Built on a coconut plantation outside of Mumbai, India, on the Arabian Sea, Studio Mumbai’s Palmyra House is a place of refuge, not only from the city but also from people (houseguests possibly included). The 3,000-square-foot setup is split into two wooden louvered structures, each constructed using local traditional methods and wood. One building contains the living room, study, and master bedroom; the other houses the kitchen, dining room, and guest bedrooms. And should the occupants be feeling convivial, there's a long, thin pool, perfect for swims together while sharing the expansive views out to the sea.
Above: The house is nestled in a grove of palm trees. Its extensive louvers were handcrafted from the outer part of the Palmyra, a local palm species.
Above: Situated between the structures, the long, thin pool divides the two houses yet also works as the connection that joins together the overall design. Photograph via The Contemporist.
Above: The living room looks across to the dining room through open folding louvered doors. Both houses are built on stone plinths made from locally quarried black basalt. Photograph via The Contemporist.
Above: Interior surfaces are finished with teak and India patent stone, a refined pigmented plaster. (For other ideas, see Remodeling 101: Limewash Paint and DIY Project: Limewashed Walls for Modern Times.) Photograph via The Contemporist.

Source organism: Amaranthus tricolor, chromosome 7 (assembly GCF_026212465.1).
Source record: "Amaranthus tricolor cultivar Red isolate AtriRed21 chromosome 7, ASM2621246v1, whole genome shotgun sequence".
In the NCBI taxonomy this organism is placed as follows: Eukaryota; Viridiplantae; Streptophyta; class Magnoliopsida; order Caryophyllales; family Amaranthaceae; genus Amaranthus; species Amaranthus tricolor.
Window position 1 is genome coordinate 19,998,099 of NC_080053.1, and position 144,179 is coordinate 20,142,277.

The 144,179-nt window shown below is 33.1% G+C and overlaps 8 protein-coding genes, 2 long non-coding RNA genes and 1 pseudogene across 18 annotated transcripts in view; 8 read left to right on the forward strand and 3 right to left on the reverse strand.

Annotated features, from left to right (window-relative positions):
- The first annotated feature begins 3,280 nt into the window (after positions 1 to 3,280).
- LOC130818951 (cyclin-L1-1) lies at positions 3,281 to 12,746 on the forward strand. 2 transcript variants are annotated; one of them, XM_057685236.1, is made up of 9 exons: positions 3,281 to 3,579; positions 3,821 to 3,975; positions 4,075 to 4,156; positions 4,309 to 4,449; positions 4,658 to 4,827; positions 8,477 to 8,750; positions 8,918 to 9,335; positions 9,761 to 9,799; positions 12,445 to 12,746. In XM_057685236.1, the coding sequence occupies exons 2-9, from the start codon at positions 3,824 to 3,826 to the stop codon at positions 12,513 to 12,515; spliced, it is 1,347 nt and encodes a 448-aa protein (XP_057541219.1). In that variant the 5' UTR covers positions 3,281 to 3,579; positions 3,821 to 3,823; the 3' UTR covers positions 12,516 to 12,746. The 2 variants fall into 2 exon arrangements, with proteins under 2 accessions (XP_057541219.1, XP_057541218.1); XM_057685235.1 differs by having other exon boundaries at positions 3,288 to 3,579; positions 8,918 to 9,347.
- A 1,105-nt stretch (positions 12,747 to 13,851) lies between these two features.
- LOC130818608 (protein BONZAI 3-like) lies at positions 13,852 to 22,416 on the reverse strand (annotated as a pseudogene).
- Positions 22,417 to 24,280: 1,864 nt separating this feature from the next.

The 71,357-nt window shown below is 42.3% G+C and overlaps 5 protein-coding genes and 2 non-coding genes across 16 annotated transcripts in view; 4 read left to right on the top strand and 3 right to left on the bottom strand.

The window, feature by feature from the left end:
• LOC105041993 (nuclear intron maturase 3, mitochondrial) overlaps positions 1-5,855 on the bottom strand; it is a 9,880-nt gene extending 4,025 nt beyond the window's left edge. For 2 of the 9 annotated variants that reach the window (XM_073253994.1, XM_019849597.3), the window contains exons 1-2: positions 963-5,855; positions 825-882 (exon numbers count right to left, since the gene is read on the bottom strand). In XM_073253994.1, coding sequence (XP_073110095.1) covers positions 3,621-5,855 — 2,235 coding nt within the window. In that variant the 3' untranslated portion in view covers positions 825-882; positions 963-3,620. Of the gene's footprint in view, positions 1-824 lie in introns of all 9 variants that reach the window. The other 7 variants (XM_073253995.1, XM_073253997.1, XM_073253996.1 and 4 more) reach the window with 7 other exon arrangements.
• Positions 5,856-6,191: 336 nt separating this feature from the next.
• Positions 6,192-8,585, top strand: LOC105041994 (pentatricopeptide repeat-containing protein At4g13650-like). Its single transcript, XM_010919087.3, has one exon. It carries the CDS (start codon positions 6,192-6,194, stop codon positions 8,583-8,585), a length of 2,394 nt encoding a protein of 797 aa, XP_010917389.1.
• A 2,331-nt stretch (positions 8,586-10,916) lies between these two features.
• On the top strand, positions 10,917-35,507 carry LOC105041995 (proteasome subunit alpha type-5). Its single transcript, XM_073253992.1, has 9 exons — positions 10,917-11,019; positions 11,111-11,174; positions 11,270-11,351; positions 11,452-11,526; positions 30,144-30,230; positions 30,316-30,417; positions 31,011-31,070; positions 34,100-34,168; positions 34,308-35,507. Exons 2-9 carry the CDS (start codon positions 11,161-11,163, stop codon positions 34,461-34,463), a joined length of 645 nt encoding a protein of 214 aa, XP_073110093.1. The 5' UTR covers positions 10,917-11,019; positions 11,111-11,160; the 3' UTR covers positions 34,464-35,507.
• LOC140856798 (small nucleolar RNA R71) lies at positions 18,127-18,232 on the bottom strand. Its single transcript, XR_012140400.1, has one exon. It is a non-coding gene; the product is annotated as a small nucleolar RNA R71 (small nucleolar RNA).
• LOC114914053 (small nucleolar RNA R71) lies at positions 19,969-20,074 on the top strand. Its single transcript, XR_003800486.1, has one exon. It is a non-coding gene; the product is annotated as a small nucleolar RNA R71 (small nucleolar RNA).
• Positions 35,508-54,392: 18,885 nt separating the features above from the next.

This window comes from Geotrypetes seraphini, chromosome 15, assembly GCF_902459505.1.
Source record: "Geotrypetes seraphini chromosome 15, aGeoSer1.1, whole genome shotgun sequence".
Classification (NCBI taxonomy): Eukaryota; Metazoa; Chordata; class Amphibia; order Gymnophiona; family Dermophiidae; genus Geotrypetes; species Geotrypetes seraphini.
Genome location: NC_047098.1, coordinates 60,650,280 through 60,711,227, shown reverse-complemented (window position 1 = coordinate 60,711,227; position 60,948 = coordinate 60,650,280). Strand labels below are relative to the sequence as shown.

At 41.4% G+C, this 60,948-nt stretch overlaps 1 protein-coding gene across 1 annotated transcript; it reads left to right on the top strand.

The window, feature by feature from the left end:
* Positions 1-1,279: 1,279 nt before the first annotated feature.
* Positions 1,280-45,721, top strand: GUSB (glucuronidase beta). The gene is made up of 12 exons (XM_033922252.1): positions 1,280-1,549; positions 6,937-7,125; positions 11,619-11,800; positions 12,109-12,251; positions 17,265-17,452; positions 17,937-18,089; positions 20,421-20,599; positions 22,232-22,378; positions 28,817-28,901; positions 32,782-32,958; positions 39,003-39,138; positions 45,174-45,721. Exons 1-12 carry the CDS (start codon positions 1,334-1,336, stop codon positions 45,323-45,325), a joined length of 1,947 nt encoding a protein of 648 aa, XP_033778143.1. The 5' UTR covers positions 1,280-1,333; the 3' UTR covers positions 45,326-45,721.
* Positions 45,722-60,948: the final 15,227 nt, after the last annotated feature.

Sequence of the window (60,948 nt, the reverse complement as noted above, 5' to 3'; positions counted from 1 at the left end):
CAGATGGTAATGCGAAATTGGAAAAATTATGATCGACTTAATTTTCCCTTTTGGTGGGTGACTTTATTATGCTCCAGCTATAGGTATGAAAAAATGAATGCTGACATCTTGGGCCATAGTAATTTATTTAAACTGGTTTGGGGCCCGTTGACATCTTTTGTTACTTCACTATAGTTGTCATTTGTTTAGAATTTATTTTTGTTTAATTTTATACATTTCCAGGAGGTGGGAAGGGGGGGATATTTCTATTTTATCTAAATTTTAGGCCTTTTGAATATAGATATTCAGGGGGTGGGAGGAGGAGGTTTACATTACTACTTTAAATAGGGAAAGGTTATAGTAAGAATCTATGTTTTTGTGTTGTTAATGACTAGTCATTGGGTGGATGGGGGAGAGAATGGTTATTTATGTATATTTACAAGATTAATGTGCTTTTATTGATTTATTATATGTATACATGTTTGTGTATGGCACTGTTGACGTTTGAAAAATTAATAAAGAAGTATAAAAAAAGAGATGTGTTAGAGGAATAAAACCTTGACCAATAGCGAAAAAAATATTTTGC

Above: Both houses have interior balconies that overlook the double-height volume of the public spaces.
Above: The pigmented plaster wall is finished with wood trim. (Go to Required Reading for more on the topic of natural finishes.)
Above: Sunlight from a window on the landing illuminates the stairwell.
Above: Sleeping with the sounds and breezes from the ocean through the louvers is akin to having one of our all-time favorite setups, a sleeping porch.
Above: The louvers in the bathroom are closed for privacy. Photograph via The Contemporist.
Above: The bathing area offers the choice of views or privacy.
Above: The louvers have a transparency that integrates to its natural setting.
Above: The flashing on the exterior is constructed from hand-worked copper.
Above: Lit at night, the louvered construction has a skeletal quality.
Above: The plan of the two structures with the pool running down the middle.
This post is an update; it originally ran on October 16, 2013, as part of our Handyman Special issue.